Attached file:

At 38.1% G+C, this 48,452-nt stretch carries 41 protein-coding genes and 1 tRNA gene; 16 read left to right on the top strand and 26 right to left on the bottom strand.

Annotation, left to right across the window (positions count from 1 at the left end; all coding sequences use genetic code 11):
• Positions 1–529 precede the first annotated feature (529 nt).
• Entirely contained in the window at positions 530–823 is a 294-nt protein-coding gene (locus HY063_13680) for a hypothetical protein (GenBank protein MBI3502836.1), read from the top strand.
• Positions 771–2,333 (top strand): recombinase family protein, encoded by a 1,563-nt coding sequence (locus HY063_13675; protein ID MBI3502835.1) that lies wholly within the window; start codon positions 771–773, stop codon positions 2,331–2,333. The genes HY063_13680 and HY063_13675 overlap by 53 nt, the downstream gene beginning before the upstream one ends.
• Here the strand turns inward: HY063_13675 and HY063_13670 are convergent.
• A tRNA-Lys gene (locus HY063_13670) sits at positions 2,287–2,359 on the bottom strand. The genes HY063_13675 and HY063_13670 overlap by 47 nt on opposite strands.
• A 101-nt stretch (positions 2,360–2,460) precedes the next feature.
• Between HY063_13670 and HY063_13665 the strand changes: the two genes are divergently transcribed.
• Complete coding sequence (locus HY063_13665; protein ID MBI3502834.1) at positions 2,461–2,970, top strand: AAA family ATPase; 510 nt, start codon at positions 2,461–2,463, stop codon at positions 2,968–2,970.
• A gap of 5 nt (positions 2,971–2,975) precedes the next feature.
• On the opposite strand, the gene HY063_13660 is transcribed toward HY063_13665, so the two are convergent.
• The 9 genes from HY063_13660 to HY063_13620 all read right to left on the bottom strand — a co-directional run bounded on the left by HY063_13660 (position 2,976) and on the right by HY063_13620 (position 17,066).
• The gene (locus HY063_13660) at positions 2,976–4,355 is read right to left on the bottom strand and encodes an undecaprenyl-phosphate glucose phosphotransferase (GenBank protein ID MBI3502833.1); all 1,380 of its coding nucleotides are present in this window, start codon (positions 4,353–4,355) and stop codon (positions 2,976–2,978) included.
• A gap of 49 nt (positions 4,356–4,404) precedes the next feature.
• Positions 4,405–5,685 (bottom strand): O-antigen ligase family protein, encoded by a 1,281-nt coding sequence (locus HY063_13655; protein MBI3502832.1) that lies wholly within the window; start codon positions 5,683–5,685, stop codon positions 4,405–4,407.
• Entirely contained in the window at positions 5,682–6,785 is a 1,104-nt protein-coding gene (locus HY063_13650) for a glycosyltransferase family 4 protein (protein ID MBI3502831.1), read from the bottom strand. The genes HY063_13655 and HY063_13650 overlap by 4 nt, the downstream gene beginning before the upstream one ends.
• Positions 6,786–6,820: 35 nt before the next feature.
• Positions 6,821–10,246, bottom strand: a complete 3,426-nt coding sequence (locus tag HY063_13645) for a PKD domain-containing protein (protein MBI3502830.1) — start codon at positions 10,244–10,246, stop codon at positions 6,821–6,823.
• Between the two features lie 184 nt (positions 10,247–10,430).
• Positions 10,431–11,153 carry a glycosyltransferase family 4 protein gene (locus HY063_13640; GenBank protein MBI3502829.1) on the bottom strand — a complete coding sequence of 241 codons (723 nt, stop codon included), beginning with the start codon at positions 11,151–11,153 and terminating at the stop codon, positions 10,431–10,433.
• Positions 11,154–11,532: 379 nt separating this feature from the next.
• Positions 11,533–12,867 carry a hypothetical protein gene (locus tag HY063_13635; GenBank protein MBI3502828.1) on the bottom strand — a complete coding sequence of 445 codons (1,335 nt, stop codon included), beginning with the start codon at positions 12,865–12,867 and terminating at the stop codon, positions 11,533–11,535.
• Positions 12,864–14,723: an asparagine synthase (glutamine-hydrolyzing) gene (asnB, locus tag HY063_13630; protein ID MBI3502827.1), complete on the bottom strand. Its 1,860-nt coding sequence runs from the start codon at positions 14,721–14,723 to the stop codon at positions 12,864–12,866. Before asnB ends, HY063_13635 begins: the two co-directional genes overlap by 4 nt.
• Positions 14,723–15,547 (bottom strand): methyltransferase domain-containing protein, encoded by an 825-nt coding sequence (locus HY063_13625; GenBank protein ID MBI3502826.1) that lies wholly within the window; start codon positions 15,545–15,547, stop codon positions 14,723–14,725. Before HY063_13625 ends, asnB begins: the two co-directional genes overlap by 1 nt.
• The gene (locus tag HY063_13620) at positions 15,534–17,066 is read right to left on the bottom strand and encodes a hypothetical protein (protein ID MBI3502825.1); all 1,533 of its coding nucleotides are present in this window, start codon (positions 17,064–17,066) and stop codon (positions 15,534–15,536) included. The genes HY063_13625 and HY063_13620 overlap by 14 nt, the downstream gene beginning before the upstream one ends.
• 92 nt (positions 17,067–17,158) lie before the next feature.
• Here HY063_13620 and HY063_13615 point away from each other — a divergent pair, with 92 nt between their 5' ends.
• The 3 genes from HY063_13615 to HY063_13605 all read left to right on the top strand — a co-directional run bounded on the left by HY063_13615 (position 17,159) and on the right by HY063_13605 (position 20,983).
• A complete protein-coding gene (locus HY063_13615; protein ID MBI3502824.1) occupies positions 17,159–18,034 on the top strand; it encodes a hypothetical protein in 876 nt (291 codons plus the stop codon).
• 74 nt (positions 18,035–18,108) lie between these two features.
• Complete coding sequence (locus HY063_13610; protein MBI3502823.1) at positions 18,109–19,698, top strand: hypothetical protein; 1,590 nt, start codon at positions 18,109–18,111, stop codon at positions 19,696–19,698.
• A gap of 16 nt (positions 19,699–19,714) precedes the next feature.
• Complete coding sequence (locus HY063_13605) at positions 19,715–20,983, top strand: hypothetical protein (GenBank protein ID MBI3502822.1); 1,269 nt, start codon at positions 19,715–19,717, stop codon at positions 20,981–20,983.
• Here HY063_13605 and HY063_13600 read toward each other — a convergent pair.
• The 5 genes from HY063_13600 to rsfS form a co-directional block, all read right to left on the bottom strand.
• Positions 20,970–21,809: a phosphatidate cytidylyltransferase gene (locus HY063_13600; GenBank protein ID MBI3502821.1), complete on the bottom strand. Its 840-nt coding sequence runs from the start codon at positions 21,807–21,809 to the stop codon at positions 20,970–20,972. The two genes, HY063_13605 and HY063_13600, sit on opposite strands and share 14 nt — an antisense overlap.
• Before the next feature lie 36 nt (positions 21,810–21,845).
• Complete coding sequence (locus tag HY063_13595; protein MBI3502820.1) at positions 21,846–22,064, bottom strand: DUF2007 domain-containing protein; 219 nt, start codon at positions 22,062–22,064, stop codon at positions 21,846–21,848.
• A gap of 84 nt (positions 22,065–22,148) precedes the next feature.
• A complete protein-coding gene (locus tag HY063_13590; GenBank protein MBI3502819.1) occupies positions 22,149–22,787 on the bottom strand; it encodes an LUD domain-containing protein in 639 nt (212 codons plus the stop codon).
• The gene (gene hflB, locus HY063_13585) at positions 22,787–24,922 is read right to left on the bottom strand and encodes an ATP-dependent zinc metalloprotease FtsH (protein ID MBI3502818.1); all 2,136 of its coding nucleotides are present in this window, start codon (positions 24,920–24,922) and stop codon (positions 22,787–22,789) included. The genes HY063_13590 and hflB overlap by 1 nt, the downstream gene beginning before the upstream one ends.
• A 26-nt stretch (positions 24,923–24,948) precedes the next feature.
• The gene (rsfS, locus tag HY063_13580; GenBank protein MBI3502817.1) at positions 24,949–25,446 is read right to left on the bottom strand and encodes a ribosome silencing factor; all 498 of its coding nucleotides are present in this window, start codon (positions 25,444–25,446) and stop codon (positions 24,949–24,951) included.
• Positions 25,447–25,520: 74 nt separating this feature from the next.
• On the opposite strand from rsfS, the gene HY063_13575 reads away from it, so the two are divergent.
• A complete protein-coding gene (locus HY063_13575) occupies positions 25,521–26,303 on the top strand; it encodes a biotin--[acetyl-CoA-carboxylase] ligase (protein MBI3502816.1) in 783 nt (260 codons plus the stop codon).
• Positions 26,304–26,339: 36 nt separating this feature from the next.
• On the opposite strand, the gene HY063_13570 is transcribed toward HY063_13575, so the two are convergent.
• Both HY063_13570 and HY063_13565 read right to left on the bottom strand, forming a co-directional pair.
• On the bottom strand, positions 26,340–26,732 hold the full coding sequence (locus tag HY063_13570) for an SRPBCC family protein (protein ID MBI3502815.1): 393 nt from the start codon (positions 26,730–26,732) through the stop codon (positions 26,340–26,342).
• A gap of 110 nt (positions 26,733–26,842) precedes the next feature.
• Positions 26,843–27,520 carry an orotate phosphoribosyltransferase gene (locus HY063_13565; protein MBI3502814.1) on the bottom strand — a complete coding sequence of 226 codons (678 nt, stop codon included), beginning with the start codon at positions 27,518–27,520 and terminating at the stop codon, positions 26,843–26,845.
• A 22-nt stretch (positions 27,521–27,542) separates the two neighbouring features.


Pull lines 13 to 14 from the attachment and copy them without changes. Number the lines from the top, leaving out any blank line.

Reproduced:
• The 9 genes from HY063_13660 to HY063_13620 all read right to left on the bottom strand — a co-directional run bounded on the left by HY063_13660 (position 2,976) and on the right by HY063_13620 (position 17,066).
• The gene (locus HY063_13660) at positions 2,976–4,355 is read right to left on the bottom strand and encodes an undecaprenyl-phosphate glucose phosphotransferase (GenBank protein ID MBI3502833.1); all 1,380 of its coding nucleotides are present in this window, start codon (positions 4,353–4,355) and stop codon (positions 2,976–2,978) included.